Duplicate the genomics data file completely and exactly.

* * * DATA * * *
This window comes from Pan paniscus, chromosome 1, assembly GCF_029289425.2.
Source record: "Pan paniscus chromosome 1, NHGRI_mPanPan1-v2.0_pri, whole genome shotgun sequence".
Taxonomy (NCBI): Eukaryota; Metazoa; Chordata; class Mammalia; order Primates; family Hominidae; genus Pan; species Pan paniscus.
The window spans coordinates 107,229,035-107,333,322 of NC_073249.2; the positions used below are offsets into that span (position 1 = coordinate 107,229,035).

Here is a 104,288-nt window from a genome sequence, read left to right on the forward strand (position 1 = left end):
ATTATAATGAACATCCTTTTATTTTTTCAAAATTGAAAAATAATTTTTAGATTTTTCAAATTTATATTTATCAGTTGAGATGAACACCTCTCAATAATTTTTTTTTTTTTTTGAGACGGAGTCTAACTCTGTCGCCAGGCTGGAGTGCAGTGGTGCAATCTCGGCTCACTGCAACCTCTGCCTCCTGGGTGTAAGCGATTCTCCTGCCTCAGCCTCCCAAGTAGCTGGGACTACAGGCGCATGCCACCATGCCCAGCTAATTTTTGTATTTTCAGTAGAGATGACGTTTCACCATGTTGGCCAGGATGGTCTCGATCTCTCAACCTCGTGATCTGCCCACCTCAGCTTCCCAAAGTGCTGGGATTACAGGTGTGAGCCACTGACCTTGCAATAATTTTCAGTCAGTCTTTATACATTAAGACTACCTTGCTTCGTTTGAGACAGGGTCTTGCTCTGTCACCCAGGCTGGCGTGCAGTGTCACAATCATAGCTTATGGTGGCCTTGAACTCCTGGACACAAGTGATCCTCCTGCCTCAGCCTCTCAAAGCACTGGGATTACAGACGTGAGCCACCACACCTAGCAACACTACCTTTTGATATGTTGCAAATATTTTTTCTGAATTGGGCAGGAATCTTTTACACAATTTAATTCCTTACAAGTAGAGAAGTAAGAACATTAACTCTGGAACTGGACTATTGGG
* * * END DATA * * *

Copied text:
This window comes from Pan paniscus, chromosome 1, assembly GCF_029289425.2.
Source record: "Pan paniscus chromosome 1, NHGRI_mPanPan1-v2.0_pri, whole genome shotgun sequence".
Taxonomy (NCBI): Eukaryota; Metazoa; Chordata; class Mammalia; order Primates; family Hominidae; genus Pan; species Pan paniscus.
The window spans coordinates 107,229,035-107,333,322 of NC_073249.2; the positions used below are offsets into that span (position 1 = coordinate 107,229,035).

Here is a 104,288-nt window from a genome sequence, read left to right on the forward strand (position 1 = left end):
ATTATAATGAACATCCTTTTATTTTTTCAAAATTGAAAAATAATTTTTAGATTTTTCAAATTTATATTTATCAGTTGAGATGAACACCTCTCAATAATTTTTTTTTTTTTTTGAGACGGAGTCTAACTCTGTCGCCAGGCTGGAGTGCAGTGGTGCAATCTCGGCTCACTGCAACCTCTGCCTCCTGGGTGTAAGCGATTCTCCTGCCTCAGCCTCCCAAGTAGCTGGGACTACAGGCGCATGCCACCATGCCCAGCTAATTTTTGTATTTTCAGTAGAGATGACGTTTCACCATGTTGGCCAGGATGGTCTCGATCTCTCAACCTCGTGATCTGCCCACCTCAGCTTCCCAAAGTGCTGGGATTACAGGTGTGAGCCACTGACCTTGCAATAATTTTCAGTCAGTCTTTATACATTAAGACTACCTTGCTTCGTTTGAGACAGGGTCTTGCTCTGTCACCCAGGCTGGCGTGCAGTGTCACAATCATAGCTTATGGTGGCCTTGAACTCCTGGACACAAGTGATCCTCCTGCCTCAGCCTCTCAAAGCACTGGGATTACAGACGTGAGCCACCACACCTAGCAACACTACCTTTTGATATGTTGCAAATATTTTTTCTGAATTGGGCAGGAATCTTTTACACAATTTAATTCCTTACAAGTAGAGAAGTAAGAACATTAACTCTGGAACTGGACTATTGGG